In response to a resurgence of bed bugs, the U.S. Environmental Protection Agency is this week hosting its first-ever summit on the little blood suckers.
"The problem seems to be increasing, and it could definitely be worse in densely populated areas like cities, although it can be a problem for anyone," said Lois Rossi, director of the registration division in the EPA's Office of Pesticide Programs, the Associated Press reported.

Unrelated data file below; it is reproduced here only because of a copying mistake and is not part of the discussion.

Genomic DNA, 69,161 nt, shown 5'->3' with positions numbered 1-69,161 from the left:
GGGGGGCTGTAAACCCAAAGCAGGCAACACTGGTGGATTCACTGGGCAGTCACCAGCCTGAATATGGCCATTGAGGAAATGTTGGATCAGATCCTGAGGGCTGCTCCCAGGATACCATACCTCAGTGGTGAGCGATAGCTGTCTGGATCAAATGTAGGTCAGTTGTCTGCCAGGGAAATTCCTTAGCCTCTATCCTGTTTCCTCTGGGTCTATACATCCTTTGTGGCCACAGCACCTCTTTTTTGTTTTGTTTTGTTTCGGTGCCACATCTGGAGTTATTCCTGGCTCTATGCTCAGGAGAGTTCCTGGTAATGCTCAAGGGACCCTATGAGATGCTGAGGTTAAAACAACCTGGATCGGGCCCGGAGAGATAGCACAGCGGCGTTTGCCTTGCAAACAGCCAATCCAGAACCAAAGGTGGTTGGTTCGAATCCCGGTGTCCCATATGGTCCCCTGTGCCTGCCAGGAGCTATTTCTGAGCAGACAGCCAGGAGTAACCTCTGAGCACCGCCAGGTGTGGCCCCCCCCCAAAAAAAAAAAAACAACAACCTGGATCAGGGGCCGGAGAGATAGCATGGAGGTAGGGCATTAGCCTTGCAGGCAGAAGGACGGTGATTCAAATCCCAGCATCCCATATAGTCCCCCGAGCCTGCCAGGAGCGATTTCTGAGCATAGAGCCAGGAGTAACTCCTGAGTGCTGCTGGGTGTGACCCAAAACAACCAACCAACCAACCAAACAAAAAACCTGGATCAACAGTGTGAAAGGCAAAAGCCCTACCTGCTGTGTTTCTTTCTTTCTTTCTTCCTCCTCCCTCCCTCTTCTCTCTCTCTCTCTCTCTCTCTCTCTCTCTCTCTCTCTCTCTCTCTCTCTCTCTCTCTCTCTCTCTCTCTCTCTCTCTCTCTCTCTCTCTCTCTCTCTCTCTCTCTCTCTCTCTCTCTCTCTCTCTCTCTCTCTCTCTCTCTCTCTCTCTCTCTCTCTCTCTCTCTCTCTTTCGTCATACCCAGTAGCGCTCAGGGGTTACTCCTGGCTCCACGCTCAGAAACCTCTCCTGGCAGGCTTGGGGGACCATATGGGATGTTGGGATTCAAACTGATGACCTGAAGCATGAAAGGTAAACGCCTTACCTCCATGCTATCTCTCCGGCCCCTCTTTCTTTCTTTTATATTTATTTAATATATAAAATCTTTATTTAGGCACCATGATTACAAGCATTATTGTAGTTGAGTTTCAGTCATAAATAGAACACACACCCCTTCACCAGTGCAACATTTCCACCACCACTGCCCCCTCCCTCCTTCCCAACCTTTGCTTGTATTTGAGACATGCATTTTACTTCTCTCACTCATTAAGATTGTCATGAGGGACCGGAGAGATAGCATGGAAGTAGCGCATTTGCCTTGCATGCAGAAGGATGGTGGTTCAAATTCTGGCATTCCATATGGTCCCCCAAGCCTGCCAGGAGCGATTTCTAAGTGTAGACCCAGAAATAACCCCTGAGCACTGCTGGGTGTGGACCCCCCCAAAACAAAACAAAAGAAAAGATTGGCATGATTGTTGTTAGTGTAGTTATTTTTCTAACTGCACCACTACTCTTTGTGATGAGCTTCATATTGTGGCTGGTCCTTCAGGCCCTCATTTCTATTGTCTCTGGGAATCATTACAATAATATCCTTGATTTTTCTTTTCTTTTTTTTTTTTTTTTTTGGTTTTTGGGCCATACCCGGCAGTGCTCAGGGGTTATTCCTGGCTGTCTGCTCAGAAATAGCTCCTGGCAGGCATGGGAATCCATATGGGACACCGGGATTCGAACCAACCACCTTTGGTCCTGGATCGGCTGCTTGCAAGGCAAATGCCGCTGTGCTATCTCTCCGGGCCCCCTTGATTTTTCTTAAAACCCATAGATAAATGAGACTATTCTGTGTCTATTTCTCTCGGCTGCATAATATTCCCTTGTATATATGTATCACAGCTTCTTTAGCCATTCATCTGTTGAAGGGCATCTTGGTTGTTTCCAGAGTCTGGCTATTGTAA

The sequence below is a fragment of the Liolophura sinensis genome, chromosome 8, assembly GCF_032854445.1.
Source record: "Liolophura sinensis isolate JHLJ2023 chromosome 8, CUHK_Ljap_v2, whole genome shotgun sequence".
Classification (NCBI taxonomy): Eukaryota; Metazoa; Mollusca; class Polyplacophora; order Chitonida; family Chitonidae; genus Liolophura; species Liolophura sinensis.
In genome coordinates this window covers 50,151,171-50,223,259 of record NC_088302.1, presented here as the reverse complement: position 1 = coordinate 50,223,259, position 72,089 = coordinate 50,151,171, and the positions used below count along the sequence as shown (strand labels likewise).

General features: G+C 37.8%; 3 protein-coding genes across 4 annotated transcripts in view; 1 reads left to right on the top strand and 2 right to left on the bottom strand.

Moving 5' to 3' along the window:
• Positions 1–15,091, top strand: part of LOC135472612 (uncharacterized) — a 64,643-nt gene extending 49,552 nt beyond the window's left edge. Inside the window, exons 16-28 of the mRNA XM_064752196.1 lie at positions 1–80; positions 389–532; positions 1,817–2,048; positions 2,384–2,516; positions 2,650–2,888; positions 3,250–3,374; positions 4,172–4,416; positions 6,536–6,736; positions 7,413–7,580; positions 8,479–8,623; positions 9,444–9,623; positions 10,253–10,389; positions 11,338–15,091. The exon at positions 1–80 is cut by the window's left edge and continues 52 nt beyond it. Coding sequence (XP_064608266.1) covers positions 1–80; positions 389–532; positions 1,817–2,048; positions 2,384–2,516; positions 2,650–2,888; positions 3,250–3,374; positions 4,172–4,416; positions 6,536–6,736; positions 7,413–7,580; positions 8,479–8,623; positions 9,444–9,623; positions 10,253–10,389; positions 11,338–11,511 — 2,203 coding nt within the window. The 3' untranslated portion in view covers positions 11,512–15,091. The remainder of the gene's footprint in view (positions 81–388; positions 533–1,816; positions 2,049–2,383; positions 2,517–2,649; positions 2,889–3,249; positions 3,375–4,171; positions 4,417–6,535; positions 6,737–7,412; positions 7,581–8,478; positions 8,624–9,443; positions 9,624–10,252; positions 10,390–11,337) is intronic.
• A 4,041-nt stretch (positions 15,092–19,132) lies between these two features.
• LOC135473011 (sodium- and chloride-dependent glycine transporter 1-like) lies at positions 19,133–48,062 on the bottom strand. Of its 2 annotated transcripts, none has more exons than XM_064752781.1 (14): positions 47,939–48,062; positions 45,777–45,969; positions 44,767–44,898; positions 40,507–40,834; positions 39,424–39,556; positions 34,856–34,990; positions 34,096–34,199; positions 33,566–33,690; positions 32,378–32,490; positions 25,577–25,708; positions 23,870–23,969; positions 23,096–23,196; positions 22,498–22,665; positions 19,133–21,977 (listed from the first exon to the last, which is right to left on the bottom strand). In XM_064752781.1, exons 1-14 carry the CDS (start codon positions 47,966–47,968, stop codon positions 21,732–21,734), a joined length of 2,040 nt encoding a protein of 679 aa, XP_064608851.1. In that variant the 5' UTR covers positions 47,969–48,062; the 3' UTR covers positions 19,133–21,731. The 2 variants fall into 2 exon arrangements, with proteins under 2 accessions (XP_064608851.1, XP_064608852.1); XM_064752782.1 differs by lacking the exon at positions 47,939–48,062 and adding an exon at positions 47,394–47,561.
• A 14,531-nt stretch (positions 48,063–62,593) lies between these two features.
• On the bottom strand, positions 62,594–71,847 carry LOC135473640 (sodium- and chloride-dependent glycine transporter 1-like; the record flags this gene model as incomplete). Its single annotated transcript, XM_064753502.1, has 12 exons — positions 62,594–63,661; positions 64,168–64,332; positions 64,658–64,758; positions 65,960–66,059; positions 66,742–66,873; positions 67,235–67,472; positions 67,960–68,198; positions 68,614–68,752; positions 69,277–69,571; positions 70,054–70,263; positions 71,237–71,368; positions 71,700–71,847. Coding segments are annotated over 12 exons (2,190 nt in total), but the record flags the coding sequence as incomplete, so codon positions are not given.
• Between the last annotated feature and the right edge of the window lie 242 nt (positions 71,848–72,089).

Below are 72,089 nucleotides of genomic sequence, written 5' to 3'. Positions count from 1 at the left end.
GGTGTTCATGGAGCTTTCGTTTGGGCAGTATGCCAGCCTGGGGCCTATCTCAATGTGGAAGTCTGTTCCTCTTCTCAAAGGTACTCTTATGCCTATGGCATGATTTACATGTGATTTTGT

Bed bugs live in mattresses, sofas and sheets. They're not known to transmit any diseases, but people can have an allergic reaction to their bites.
Once common, bed bug problems in the United States were rare over the past few decades. That's changed in recent years, and infestations of the tiny reddish-brown insects have been reported in hotels, hospital wings, college dormitories and homeless shelters in a number of cities, the AP reported.
Currently, there are few chemicals on the market approved for use on mattresses that are effective at combating bed bugs. Heating, freezing or steaming the bugs may be considered as alternatives to chemicals.